The Red Pill Finance Thread - redux

January 23, 2020

Some may be wondering how this applies to the community. My answer to that is to consider guys like Hugh Hefner and Gainluca Vacchi. They built empires for themselves that created lifestyles most guys can only dream of having. Yes women find powerful men attractive, but that's more of a side benefit of having a killer lifestyle, and it's wealth that unlocks it.

So who the hell am I and why should you care? Think of me as being a bit like Trump from the perspective of the loudmouth "amateur" who kicked in the door and accomplished what the "experts" who've been at this their entire lives said wasn't possible. Now I'm not exactly new to investing having been in the game for about 15 years, but last year I absolutely crushed the market getting over 60% growth (as well as 50% growth in my dividend portfolio). This inevitably gives CPAs, CFPs, CFAs, fund managers a healthy dose of cognative dissonance because Average Joes like me aren't supposed to do that, which is why you're going to see crab bucket mentality in this very thread, I guarantee it. They'll tell you my advice is no good, blah blah blah. Mmmhmm. The proof is in the pudding. Remember the joke of the woman telling the man if he'd saved all the money he spent on beer he could have bought a Ferrari by now? His retort... Where is your Ferrari then?

Why am I here telling you all of this? Part of making your mission yourself is ensuring you have your personal finances in order. I've been through the ringer and have a lifetime of experience, both good and bad, that anyone can learn from. Even if you don't build a monumental empire or sell a software company for millions, and I want to impart those life lessons to the community. While money doesn't buy happiness it does pay for your healthcare and peace of mind, especially once you have "F-U Money". And to paraphrase a line from Bruce Lee, money helps you live a life worth remembering, which is the key to immortality. Guys like Hugh Hefner and Vacchi will never be forgotten, especially by those they influenced, and for good reason.

Similarly, if you want to have a great lifestyle well into old age, then frankly you are going to need to be wealthy. Pensions are largely a thing of the past and so it's incumbent on YOU to build wealth and safe for retirement. This is just the way the world works now. Even a military retirement and social security won't cut it. They're good starts, but IMO you should strive for more. Especially wrt social security. You younger guys may not even get it, and those of us who will, it's just not nearly enough.

Building your empire and developing multiple streams of passive income through entrepreneurship, investing, etc. is where it's at. Again, the moonshot goal is to wind up like Hugh Hefner and Gianluca Vacchi, who should be a role model for all of us, but even if you fall short and "only" wind up with 2 or 3 million dollars saved up for retirement, you'll still be in great financial shape.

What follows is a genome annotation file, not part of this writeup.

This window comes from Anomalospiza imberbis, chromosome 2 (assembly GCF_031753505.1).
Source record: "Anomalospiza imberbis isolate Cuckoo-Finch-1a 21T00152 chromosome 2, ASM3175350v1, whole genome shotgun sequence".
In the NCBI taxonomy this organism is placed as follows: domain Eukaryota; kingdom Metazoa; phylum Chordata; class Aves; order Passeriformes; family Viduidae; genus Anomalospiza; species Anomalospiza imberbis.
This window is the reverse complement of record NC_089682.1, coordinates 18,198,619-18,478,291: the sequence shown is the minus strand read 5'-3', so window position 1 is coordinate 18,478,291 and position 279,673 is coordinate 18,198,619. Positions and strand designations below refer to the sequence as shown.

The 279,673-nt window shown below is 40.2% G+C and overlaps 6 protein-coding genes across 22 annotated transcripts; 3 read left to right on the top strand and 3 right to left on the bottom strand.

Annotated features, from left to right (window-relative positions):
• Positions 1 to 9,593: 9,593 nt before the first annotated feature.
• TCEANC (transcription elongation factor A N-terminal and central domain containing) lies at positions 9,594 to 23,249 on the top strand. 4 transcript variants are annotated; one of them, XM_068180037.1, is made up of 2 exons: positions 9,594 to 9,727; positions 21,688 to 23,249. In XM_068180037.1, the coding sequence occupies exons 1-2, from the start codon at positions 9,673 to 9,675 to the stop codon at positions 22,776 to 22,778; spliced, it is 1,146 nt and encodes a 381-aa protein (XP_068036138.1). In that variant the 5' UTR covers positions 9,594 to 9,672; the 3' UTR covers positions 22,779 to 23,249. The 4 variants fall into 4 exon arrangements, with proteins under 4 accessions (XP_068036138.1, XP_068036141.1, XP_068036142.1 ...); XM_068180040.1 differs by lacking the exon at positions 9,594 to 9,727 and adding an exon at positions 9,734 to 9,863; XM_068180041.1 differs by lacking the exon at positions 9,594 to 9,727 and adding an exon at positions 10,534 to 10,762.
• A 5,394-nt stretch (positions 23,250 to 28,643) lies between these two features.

The sad fact is that 57% of Americans don't even have $1000 saved up, and 39% have zero savings at all. Younger Millennials have it even worse with 67% not having $1000 saved, and 46% having no savings whatsoever.


Step 1: The Reading List

IMO the "must reads" are:

  • Bachelor Pad Economics by Aaron Clarey. This is THE book for single guys just getting started on their own.
  • Intelligent Investor by Benjamin Graham
  • Rule 1 Investing by Phil Town
  • The Snowball by Warren Buffett
  • Rich Dad Poor Dad by Robert Kiyosaki <-- This and the following were eye openers to what's possible with personal finance, regular day jobs, and why side hustles are so critical for long-term passive income
  • Margin of Safety by Seth Klarman (you can find the PDF online)
  • The Little Book That Still Beats The Market by Joel Greenblatt <-- his "Magic Formula" is pretty damn good and probably a lot easier to do long-term for most people compared to straight value investing like Warren Buffett, Seth Klarman, and Charlie Munger

Intelligent Investor and Rule 1 Investing above are largely what educated me on what's known as "value investing". More on that later...


Step 2: The Budget

Why is this important? Well, you need to know where your money is going to minimize waste to enhance your savings. This will ultimately keep you out of trouble and help you stay focused on what's important. When people ask me about finances my first question is usually "what are your goals?"

If you don't know why you're saving, then I can't really help you. I'ts like pulling over and asking, "Could you give me directions?" "Sure, where you headed?", and you say, "I have no idea." Don't be that guy. Have an idea of what your long-term plans are.

As for the budget itself, you need to know where your money is going every month. Track your expenses in exquisite detail for 1 or 2 months. Every single dollar needs to be accounted for. THEN and only then can you really start carving out money to save by either getting a side hustle or pay increase to increase how much you can save, or trimming the fat from your expenses to free up some extra money to put away. In some cases you may have to do both if you aren't hitting your goals for how much you want to be able to save every month.


Step 3: Building Wealth